23 Aug Cask-aged Trident + Trident Cocktail Recipe
For a while now, we’ve been cycling drinks through our little two liter barrel, trying out the effects of aging on a drink. If you want to try it at home (and we recommend you do. It’s a fun science experiment with a unique and delicious cocktail at the end), the rules are pretty simple:
- Use a young (i.e. clear) spirit, because they will be most dramatically affected by a little bit of time in a barrel. What’s another three weeks or so to something that’s already been aging for 7 years?
- Fortified wines also respond well to aging;
- Your recipe should be alcohol-only, because juices and sugars could go bad;
- Taste your casked cocktail every 7 days, and remove it from the cask when you feel like it’s done.
For our most recent round, we decided to follow the example of the Scandinavians themselves by treating an aquavit cocktail to some time resting in a cask. Our recipe of choice was the Trident, an aquavit variation on the Negroni created by Robert Hess of drinkboy.com. It fit the bill: alcohol only, with a generous amount of fortified wine and a young spirit–plus we’re always fans of trying a new variation on the Negroni.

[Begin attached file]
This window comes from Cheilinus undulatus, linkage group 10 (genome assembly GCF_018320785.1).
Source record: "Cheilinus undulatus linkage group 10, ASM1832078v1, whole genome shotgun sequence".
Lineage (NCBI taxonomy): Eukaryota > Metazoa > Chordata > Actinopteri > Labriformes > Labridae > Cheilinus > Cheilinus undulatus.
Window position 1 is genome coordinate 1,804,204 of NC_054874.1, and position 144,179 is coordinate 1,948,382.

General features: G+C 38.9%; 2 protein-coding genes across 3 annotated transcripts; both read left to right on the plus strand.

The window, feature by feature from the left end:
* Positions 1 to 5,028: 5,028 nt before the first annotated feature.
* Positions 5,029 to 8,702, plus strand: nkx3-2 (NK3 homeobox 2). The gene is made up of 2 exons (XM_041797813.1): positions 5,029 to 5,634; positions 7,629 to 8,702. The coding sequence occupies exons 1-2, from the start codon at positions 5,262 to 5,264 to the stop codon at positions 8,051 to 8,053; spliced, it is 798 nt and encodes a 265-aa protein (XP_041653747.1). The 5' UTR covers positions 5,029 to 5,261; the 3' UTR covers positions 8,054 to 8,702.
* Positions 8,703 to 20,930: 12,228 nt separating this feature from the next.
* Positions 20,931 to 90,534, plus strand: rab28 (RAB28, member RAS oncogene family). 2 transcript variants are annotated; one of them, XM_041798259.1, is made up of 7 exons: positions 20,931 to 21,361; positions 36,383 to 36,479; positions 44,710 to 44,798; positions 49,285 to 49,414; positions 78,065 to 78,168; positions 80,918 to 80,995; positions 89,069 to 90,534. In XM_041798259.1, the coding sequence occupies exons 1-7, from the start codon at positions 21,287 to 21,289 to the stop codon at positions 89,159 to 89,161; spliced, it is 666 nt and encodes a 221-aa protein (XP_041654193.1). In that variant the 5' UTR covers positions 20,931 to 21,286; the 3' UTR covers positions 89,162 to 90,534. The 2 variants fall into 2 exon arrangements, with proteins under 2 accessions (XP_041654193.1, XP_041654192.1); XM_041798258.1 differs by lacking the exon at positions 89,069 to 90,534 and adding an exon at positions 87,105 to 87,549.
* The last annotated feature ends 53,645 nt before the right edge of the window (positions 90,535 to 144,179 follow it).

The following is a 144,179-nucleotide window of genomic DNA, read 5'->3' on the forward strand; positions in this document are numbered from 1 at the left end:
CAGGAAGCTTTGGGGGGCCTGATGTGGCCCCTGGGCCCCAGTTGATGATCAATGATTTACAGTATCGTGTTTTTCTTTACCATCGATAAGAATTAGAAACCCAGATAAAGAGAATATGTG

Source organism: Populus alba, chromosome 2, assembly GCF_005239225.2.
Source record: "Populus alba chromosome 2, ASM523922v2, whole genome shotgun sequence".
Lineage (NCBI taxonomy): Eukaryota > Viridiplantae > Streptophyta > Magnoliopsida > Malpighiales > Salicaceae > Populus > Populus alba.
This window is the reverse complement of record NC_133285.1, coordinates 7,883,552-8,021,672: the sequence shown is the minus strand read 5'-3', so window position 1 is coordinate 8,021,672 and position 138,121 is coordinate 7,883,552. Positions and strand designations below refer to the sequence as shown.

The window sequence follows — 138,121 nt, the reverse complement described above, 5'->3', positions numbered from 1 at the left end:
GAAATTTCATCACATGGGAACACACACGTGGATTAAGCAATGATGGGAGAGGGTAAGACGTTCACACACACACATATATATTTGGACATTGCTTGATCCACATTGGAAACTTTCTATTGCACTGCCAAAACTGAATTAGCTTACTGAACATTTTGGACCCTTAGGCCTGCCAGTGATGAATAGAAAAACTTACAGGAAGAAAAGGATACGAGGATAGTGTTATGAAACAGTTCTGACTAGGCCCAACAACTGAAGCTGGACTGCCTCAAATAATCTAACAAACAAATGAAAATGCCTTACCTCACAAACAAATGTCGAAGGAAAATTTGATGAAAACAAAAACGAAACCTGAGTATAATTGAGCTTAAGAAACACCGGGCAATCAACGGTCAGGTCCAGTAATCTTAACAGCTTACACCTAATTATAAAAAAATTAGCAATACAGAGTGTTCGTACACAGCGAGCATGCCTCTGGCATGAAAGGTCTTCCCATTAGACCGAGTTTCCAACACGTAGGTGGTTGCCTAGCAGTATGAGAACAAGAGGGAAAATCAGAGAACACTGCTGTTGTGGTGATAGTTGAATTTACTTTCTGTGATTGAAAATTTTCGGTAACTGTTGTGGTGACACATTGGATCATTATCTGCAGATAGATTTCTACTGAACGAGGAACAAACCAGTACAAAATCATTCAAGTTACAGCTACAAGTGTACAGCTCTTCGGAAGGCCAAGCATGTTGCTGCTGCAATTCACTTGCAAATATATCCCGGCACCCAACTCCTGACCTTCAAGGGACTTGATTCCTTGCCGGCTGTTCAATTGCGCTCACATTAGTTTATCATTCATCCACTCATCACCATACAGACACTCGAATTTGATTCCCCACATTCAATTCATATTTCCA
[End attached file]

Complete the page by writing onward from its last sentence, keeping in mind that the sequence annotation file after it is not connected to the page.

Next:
We tried the Trident un-aged first, and liked it. It’s interestingly sour, and just bitter enough to make you pay attention. Compared to the aged version, though, the young Trident comes across a little front-loaded, with a busy foretaste (of dill, bitter, and sweet) and a thin follow. The cask aged version is more smooth and whole. There’s less bitterness–which we kind of missed–but the dill flavor remains; the sweetness is richer; and the taste lasts longer.
Either one’s a good drink. We think it just depends on your mood.
Trident Cocktail Recipe
- 1 oz aquavit
- 1 oz dry sherry
- 1 oz Amaro Cynar
- 2 dashes peach bitters
- lemon twist, to garnish
- Combine all the liquid ingredients in a mixing glass.
- Fill the mixing glass with ice to the level of the liquid.
- Stir until the ice has noticeably melted.
- Strain into a cocktail glass.